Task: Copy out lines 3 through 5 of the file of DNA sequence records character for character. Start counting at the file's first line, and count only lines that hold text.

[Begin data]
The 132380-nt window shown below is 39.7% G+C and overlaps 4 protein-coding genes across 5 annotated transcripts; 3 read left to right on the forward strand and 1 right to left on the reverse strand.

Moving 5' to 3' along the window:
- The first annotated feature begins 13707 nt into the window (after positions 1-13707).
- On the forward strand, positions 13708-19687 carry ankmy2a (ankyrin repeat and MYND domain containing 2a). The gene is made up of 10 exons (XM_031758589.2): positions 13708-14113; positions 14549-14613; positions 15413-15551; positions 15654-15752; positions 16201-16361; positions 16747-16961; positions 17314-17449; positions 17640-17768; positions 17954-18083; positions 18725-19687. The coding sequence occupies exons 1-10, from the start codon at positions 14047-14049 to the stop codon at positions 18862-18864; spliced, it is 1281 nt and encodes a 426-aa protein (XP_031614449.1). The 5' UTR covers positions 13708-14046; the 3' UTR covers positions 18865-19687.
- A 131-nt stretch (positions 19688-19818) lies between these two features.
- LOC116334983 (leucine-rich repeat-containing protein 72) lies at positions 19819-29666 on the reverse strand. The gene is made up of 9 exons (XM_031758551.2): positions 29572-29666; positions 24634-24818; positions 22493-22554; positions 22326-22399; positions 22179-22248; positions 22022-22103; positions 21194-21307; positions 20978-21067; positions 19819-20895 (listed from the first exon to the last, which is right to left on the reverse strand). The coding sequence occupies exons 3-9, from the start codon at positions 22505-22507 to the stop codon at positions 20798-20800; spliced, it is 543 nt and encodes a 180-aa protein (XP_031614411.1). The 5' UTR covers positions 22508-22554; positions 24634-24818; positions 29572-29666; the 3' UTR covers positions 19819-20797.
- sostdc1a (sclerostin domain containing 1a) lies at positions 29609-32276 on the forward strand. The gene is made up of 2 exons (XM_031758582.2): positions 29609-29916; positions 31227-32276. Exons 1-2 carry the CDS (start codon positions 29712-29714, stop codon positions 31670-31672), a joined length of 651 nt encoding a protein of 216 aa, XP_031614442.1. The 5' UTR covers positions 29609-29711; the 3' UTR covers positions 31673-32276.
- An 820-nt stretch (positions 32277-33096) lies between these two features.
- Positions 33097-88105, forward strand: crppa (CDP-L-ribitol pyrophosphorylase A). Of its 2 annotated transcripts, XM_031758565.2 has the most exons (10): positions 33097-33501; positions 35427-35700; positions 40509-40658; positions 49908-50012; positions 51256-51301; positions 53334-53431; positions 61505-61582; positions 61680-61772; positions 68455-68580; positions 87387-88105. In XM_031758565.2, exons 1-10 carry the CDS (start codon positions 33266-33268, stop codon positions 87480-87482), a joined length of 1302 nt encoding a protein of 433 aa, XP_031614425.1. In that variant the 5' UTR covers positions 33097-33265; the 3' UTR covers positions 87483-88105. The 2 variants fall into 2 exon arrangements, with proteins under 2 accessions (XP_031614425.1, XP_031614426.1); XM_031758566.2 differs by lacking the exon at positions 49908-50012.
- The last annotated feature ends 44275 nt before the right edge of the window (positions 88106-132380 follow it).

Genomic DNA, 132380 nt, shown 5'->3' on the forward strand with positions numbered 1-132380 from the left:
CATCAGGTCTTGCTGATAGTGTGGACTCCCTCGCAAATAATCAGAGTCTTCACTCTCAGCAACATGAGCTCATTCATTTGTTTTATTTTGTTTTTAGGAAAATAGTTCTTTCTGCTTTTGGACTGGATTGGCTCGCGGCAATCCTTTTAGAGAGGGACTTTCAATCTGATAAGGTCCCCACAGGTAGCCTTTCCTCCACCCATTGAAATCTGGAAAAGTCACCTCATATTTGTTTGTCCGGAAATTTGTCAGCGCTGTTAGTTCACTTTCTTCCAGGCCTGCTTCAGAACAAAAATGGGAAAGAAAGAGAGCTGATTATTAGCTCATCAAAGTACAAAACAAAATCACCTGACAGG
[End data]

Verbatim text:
- The first annotated feature begins 13707 nt into the window (after positions 1-13707).
- On the forward strand, positions 13708-19687 carry ankmy2a (ankyrin repeat and MYND domain containing 2a). The gene is made up of 10 exons (XM_031758589.2): positions 13708-14113; positions 14549-14613; positions 15413-15551; positions 15654-15752; positions 16201-16361; positions 16747-16961; positions 17314-17449; positions 17640-17768; positions 17954-18083; positions 18725-19687. The coding sequence occupies exons 1-10, from the start codon at positions 14047-14049 to the stop codon at positions 18862-18864; spliced, it is 1281 nt and encodes a 426-aa protein (XP_031614449.1). The 5' UTR covers positions 13708-14046; the 3' UTR covers positions 18865-19687.
- A 131-nt stretch (positions 19688-19818) lies between these two features.